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Rats on treadmills study shows males burn fat, females gain it back

If you’ve ever tried to lose any body fat, you may have spent some time on the dreaded treadmill. Now, imagine tiny treadmills that are built for rats. A bunch of fit rodents have been running exercise regimens of their own — for science.

“There really was a tiny treadmill,” said Joshua Adkins, a scientist at the Department of Energy’s Pacific Northwest National Laboratory.

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Scientists across the country recently wrapped up a comprehensive study focusing on how exercise affects the body. They studied rats that have run their tails off at the University of Iowa (not literally). The rats ran five days a week, for up to eight weeks. It’s pretty similar to workouts recommended for people.

With rats, scientists found males lost more fat than female rats after endurance exercise training. 

Scientists compared what is happening at a molecular level in these rat runners to their couch potato counterparts. At Pacific Northwest National Laboratory, researchers discovered the male rats burned fat and kept it off. Female rats burned fat at the beginning, but it was back by the end of the study. Fat in females is critical to reproductive health, said Gina Many, a first author on the study and biomedical scientist at Pacific Northwest National Laboratory.

“In females, estrogen is (likely) driving a lot of these responses that causes them to maintain and recycle fat,” Many said.

The study also identified potential ways female rats maintain healthy fat, likely to help with reproduction.

Scientists have long known exercise reduces the risk of 35 different diseases, she said.

“We don’t know the exact mechanisms by how it does that,” Many said. “(Exercise) also extends the lifespan and reduces the risk of death. So by taking all of these different tissues and doing this deep analysis, we can identify novel molecular regulators of the health benefits of exercise.”

Rats share a basic physiology with people. The rats in these studies were relatively the age of a 20- or 30-year-old human, in rat years. The rats also allowed scientists to collect massive amounts of molecular data, Adkins said.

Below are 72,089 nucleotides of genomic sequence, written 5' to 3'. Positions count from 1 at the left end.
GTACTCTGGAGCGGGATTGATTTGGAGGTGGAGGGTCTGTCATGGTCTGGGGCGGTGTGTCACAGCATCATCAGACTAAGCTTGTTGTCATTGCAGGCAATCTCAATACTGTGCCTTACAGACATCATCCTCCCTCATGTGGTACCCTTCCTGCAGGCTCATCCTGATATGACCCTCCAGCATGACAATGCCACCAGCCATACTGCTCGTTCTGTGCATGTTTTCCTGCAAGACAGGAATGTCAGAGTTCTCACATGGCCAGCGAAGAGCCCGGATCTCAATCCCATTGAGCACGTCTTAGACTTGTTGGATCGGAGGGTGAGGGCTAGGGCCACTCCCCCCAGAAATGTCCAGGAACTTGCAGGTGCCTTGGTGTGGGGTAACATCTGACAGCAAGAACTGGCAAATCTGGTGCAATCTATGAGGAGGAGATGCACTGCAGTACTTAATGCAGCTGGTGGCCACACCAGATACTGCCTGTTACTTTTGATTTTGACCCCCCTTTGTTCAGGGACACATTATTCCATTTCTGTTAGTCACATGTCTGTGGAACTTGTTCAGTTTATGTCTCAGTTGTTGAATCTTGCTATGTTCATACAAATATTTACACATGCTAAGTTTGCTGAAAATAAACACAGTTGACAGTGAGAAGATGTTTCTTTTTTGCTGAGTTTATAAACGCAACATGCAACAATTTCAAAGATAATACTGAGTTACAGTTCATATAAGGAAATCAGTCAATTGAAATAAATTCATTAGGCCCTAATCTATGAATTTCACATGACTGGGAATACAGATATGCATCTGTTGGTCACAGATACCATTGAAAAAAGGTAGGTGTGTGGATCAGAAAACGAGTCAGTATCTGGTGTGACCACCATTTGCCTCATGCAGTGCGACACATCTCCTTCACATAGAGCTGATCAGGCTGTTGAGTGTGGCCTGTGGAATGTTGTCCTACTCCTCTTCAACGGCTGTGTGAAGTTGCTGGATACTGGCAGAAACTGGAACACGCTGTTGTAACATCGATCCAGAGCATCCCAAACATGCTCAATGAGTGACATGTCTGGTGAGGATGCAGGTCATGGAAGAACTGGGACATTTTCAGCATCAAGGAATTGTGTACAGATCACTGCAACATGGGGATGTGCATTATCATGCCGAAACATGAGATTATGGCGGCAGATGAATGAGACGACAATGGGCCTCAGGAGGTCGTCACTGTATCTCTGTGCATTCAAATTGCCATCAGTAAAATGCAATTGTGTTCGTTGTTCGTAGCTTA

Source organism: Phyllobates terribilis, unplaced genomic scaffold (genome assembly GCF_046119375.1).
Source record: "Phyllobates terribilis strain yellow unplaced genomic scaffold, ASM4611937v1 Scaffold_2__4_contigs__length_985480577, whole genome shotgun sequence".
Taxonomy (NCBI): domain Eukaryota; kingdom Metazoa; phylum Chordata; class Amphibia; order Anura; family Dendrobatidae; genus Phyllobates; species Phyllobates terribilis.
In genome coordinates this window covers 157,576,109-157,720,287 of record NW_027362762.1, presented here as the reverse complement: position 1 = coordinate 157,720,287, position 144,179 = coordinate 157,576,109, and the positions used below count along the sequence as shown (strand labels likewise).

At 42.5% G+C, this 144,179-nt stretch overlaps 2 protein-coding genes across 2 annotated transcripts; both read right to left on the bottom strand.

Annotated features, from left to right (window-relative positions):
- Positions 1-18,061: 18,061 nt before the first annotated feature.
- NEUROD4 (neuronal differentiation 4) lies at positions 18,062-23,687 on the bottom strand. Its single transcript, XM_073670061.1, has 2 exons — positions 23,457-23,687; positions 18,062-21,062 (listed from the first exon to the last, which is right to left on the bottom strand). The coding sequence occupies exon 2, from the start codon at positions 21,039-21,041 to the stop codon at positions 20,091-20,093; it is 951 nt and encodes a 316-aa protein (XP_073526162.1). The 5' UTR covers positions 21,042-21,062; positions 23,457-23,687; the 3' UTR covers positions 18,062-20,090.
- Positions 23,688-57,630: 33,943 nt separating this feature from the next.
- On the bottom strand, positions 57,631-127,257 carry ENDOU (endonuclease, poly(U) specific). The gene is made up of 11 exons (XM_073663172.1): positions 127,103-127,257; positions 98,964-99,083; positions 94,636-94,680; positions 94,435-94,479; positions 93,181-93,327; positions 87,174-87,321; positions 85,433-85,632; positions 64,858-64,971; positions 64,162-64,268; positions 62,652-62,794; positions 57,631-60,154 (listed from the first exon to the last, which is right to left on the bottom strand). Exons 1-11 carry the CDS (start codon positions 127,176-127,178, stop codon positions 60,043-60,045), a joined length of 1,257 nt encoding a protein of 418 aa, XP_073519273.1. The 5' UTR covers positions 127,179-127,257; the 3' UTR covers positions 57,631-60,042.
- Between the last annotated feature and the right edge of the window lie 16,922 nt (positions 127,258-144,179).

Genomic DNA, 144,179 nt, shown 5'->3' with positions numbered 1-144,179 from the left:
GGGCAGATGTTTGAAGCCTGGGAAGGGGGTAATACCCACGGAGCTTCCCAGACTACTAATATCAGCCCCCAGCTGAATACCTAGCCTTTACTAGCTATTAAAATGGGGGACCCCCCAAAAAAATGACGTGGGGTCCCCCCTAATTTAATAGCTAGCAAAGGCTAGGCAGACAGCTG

“With rats, we’re able to do some studies that we can’t do with human beings,” Adkins said.

The scientists studied 18 different types of tissue from rats that ran on treadmills and others that sat around. Everything was impacted from exercise, including molecules in the rats’ liver, intestines, lung, heart and immune systems.

Several studies came out of the research. The main study was published May 1 in the journal Nature and funded by the National Institutes of Health Common Fund with an initial $170 million in funding.

“The project itself is about exercise and health, which is really the exciting piece here. Almost all research that’s funded by the NIH is for disease. However, exercise has magical abilities in helping keep us young and smart and keep all of our healthy, healthy bits going forward,” Adkins said.

Much less exercise research focuses on females, the scientists said.

“It’s almost always been men, and so much information has been lost,” Adkins said.

Next, they plan to study these exercise benefits in people. Researchers also plan to look more deeply at questions that arose with the rats, like how age impacts the fat burning process.


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